One week after our then small community had laid Sr. Euphrasia to rest, Silver Jubilee bells rang for two of our I Sisters, Sr. Eleanor Schlarb and Sr. Herlindis Leinbarger.  On July 25 they celebrated their Silver Jubilee of profession. Twenty-five little girls in white wearing silver wreathes, led the two jubilarians into the chapel for a solemn High Mass. Many friends and benefactors were present at the celebration.

Our community was small as six of our Sisters were attending Summer School.  Sr. Dolores and Sr. Humiliata were at the Catholic University at Washington, D. C. Sr. Remigia and Sr. Roberta at Creighton University, Sr. Etheldreda at Canisius College, Buffalo for a special course in physics, and Sr. Josaphat at Loretta Heights, Denver. Although we did not have many changes in our community, a sacrifice had to be made. Sr. Olinda Tewilt was transferred to Holy Rosary Mission and Sr. Loyola Miller replaced her here. When the Summer School students returned, another change was made. Sr. Remigia was transferred to Alliance and Sr. Serafia Strot came here to take her place.

School opened on September 4.  A few days later, Sr. Roberta received word to go to Havre, Montana. Sr. Marciena Strauss cane from Milo and took over all the work which had been done by Sr. Roberta, so that all went along smoothly as if no change had occurred.  Mother Justine's nameday was celebrated as usual. The congratulations and display of gifts took place for the first time in the new community room.

On October 3 Msgr. Cassidy celebrated his golden jubilee as a priest. Although it was intended to be only a semi-public affair, it turned out to be very solemn and official through the presence of the new Bishop of Omaha, His Excellency Most Reverend F. J. Rummell. Our students presented a stole of brocade and embroidered in gold by Sr. Eleanor. In the afternoon, a play—an allegory—was given in honor of the occasion. The Bishop and many priests were present. The making up of a spiritual bouquet for Msgr. Cassidy, acted out by our tiny tots, created much merriment and filled the hall with peals of laughter.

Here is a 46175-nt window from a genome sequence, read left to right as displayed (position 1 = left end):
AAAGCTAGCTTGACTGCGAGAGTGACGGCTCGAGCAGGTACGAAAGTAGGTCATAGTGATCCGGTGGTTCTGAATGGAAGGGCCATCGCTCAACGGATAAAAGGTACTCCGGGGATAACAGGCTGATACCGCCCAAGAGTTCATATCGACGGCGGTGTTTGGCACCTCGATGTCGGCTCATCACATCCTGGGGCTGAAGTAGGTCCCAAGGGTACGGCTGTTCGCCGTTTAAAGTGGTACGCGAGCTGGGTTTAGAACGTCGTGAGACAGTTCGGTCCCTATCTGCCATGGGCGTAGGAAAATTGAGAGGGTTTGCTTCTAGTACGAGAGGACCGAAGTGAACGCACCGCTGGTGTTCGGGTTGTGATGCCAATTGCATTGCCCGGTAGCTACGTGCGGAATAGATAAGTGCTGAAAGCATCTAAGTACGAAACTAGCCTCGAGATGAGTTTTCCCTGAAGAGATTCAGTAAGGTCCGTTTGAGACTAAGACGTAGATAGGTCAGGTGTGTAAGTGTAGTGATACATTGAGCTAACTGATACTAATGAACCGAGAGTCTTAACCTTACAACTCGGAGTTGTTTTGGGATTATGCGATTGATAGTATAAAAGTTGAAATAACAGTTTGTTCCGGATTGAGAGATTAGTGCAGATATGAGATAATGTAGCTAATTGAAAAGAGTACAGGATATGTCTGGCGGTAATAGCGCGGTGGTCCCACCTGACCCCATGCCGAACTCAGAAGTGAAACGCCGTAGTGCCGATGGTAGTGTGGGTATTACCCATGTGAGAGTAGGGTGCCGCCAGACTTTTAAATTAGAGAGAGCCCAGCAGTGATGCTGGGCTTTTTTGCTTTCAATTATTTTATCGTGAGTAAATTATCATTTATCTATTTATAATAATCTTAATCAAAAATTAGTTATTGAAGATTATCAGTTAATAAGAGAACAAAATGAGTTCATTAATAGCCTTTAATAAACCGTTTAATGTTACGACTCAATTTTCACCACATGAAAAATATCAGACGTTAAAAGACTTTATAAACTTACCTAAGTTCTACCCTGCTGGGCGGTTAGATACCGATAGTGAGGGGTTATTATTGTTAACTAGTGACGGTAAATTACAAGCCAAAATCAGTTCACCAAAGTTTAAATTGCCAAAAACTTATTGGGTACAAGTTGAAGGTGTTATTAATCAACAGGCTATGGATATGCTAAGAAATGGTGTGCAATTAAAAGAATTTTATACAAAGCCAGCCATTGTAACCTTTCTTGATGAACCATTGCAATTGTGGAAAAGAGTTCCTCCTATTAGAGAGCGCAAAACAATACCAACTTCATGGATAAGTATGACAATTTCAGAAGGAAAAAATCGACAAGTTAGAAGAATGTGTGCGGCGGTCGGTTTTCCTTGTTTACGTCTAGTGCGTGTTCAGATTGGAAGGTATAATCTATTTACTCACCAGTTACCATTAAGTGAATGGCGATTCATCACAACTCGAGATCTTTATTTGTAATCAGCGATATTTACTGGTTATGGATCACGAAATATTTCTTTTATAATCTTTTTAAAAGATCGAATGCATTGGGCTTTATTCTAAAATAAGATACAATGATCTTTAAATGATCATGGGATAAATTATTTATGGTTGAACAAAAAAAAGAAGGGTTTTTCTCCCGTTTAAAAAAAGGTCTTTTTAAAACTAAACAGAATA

During the last week of October, the solemn enthronement of the Sacred Heart was carried out in the assembly. Father Leahy, our chaplain, had charge of the ceremonies. A beautiful statue of Christ the King was used in the enthronement .

On October 25, a concert was given by the Austrian trio, the Hilger sisters. The first played violin, the second piano, and the third cello. Their music was excellent and won great applause.

November is a short month, and the ten or twelve days occupied with state examinations and Thanksgiving vacation can scarcely be counted as school days. To make matters worse, these last days have to be made up before Christmas vacation. Our boarders banded together and raised a fund sufficient to establish a "crib" at St. James' Orphanage, Omaha, for one of the babies there; that is, they sent enough money to provide all the necessaries for one baby for one year.

The short weeks before Christmas are always overfilled with work. Our senior girls worked on the new lining for the tabernacle in church. The reception into the Sodality on September 8 took place as usual but with added solemnities and beauty. On December 21 the Christmas holidays began. A few boarders remained here. The health of the children during the year was good, with the exception of a few colds.

We now have 21 Sisters, ______boarders, one hired girl and one hired man. Grateful to God for all His favors during the past year, also for the crosses and sorrows, we kiss the loving hand of our heavenly Father and place ourselves in all confidence under His all wise leadership for the new year.